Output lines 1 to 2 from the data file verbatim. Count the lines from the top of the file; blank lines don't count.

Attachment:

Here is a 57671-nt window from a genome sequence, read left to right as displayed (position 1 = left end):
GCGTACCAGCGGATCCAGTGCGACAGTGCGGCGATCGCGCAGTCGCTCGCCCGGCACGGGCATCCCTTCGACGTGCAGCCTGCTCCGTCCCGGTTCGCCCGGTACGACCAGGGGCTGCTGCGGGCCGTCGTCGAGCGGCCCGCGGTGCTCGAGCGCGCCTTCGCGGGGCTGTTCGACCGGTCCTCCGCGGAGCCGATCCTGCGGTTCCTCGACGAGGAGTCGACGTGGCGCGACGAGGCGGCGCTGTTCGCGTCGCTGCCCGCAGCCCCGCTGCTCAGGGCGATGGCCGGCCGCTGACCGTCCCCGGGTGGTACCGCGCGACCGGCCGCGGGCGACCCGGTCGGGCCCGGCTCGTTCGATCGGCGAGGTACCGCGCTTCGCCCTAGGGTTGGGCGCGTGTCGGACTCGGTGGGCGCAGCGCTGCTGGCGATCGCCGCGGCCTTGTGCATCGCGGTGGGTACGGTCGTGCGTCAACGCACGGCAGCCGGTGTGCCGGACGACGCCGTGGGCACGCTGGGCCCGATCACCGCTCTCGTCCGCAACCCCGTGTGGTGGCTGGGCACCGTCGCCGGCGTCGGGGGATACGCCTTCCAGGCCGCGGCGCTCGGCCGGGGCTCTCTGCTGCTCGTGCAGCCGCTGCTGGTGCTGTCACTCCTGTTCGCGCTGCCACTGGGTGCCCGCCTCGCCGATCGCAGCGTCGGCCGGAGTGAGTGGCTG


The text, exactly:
Here is a 57671-nt window from a genome sequence, read left to right as displayed (position 1 = left end):
GCGTACCAGCGGATCCAGTGCGACAGTGCGGCGATCGCGCAGTCGCTCGCCCGGCACGGGCATCCCTTCGACGTGCAGCCTGCTCCGTCCCGGTTCGCCCGGTACGACCAGGGGCTGCTGCGGGCCGTCGTCGAGCGGCCCGCGGTGCTCGAGCGCGCCTTCGCGGGGCTGTTCGACCGGTCCTCCGCGGAGCCGATCCTGCGGTTCCTCGACGAGGAGTCGACGTGGCGCGACGAGGCGGCGCTGTTCGCGTCGCTGCCCGCAGCCCCGCTGCTCAGGGCGATGGCCGGCCGCTGACCGTCCCCGGGTGGTACCGCGCGACCGGCCGCGGGCGACCCGGTCGGGCCCGGCTCGTTCGATCGGCGAGGTACCGCGCTTCGCCCTAGGGTTGGGCGCGTGTCGGACTCGGTGGGCGCAGCGCTGCTGGCGATCGCCGCGGCCTTGTGCATCGCGGTGGGTACGGTCGTGCGTCAACGCACGGCAGCCGGTGTGCCGGACGACGCCGTGGGCACGCTGGGCCCGATCACCGCTCTCGTCCGCAACCCCGTGTGGTGGCTGGGCACCGTCGCCGGCGTCGGGGGATACGCCTTCCAGGCCGCGGCGCTCGGCCGGGGCTCTCTGCTGCTCGTGCAGCCGCTGCTGGTGCTGTCACTCCTGTTCGCGCTGCCACTGGGTGCCCGCCTCGCCGATCGCAGCGTCGGCCGGAGTGAGTGGCTG